Quick Facts on Gout
Health issues can create much discomfort and worry for many American adults. It’s no wonder that many Americans make a continual effort to educate themselves about their specific health condition, as well as seek ways to improve their overall well-being.
Gout is one of many extremely common health conditions throughout America right now. In fact, it’s been estimated that the rates of this disease are increasing due to other common health issues that increase the risk of developing gout. Recent statistics indicate that over eight million American adults suffer from gout, making up at least four percent of the population.
What exactly is gout and what are the symptoms of this common disease? What are the recommended treatment options and what is the prognosis for those suffering from gout? The following information was designed to answer these important questions regarding this prevalent illness.
What Is Gout?
Many people are unaware that there are at least 100 different varieties of arthritis. Gout is one of the several types of inflammatory arthritis. Gout is believed to result from the presence of too much uric acid in the bloodstream of the individual. This uric acid can then create small crystals that irritate the joints, resulting in inflammation and pain. Gout can cause a great deal of pain that may eventually interfere with daily functioning.
The Stages of Gout
There are various stages of gout, each with their own unique signs.
During this initial stage, there are usually no physical symptoms of a problem. However, uric acid levels are rising in the blood, resulting in the continual formation of crystals within the affected joints.
This stage indicates the presence of an active gout attack. During an acute attack, there is usually an unknown precipitating event that dislodges the built-up uric acid crystals, causing them to trigger an active attack. This will result in painful symptoms that intensify over a period of hours, easing, and then vanishing again within a couple of weeks.
If you hear a medical professional refer to the term interval gout, they are simply referring to the relatively normal period of time between active attacks. Gout has not gone away during this time, but there is no active attack to create troublesome symptoms. Even without the presence of symptoms, however, joint damage can still be created.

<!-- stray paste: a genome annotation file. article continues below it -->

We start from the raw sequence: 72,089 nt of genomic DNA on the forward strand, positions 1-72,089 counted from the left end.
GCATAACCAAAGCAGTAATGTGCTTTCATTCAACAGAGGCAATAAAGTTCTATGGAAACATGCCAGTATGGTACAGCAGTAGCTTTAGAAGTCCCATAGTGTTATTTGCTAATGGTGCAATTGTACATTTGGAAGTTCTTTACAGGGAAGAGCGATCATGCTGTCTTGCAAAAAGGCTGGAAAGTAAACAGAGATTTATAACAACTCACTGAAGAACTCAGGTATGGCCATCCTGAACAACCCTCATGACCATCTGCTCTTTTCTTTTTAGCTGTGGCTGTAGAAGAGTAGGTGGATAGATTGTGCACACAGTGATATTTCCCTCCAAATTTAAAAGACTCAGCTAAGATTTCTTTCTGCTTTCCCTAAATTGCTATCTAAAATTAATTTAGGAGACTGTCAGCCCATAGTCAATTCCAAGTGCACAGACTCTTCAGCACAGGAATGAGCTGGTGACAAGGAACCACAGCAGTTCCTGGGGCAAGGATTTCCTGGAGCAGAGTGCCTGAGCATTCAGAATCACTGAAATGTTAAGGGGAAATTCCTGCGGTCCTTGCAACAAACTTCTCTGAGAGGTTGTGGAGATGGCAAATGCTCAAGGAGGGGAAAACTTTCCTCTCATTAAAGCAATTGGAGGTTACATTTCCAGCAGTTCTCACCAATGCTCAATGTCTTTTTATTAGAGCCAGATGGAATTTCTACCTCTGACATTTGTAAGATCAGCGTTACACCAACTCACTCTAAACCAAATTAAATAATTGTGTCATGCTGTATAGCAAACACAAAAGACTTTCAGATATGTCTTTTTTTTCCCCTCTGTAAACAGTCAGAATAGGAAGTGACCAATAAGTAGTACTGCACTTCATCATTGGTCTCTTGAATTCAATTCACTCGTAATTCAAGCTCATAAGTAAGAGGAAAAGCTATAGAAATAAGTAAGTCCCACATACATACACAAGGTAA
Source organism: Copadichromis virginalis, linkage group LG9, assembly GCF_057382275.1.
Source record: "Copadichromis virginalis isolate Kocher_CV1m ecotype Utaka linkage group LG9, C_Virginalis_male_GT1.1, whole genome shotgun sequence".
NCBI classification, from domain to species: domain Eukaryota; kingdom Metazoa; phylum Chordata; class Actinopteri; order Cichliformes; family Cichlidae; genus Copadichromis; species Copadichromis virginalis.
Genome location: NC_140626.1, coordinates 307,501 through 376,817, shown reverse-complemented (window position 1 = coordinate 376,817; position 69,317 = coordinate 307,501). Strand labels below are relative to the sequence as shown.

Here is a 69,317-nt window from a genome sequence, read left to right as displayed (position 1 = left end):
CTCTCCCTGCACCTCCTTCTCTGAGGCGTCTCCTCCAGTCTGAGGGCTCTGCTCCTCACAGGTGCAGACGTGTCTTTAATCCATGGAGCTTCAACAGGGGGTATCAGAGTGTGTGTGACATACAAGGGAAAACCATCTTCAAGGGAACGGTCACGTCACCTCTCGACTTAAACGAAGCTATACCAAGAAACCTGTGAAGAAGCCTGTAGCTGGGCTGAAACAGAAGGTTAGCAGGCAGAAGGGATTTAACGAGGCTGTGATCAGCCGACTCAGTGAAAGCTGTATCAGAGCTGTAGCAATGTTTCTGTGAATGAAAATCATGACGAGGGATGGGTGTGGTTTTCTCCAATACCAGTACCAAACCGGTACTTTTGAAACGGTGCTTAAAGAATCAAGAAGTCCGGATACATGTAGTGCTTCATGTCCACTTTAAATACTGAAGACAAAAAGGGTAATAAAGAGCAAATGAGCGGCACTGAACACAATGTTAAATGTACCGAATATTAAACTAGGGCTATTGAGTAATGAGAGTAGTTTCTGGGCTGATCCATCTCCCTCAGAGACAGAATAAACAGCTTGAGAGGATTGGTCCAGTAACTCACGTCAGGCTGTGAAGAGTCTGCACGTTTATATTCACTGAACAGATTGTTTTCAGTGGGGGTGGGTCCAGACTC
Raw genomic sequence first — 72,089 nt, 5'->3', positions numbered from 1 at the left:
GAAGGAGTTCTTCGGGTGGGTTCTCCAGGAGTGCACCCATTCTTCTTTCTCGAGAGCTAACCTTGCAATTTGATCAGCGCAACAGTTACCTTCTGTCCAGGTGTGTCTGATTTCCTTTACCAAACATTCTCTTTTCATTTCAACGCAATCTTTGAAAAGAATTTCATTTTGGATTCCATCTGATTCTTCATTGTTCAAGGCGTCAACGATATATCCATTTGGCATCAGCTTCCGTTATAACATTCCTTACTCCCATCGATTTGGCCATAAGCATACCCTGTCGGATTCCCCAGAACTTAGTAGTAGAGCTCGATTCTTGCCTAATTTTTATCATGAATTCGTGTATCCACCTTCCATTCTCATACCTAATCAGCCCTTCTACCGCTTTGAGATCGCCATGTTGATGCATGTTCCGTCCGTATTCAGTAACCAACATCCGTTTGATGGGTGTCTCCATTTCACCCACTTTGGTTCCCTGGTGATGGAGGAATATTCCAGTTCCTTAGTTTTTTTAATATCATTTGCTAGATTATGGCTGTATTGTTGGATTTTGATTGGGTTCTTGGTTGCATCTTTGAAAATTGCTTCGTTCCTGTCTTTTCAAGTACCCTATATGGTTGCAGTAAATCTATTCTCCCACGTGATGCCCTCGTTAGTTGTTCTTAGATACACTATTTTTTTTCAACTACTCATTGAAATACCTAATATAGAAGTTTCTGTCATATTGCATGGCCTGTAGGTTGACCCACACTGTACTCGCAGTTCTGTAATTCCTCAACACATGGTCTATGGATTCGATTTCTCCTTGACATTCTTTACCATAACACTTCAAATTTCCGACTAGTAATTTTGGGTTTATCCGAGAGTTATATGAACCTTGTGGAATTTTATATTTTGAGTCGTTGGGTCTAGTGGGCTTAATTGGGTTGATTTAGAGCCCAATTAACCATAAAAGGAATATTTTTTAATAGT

This term is normally used to describe the condition that results when a patient has had very high uric acid levels for many years. With chronic gout, the time between attacks may be drastically reduced. Frequent active attacks can cause a lot of damage to the affected joints, leading to impaired mobility.
Signs and Symptoms of Gout
The signs and symptoms of gout can vary greatly between patients. It can even vary for the same individual depending on the stage of the disease that they are in at any given time. That said, the following signs and symptoms are most commonly reported in association with gout.
Severe Joint Pain
Many patients first experience this severe pain in the toe joint, but it can also occur in the ankles, hands, knees, wrists, and other locations.
Pain or Discomfort that Continues
Patients may find that the severe pain is alleviated fairly quickly, however lingering discomfort following an active attack can persist up to several weeks.
Red or Inflamed Joints
Warm, swollen, red, and tender joints are a very common occurrence for those suffering from an active gout attack.
Joints that Radiate Heat
The affected joints will not only be visibly red, but they may also radiate a good amount of heat when touched.
Limited Range of Motion
The inflammation that is present in the affected joints can cause a massive amount of swelling. This swelling will normally prevent the individual from being able to use their joint properly.
It is also interesting to note that the symptoms of gout almost always strike at night and without warning. While they usually begin in the joints of the big toe, they can occur in other joints as well.
Common Treatment Options for Gout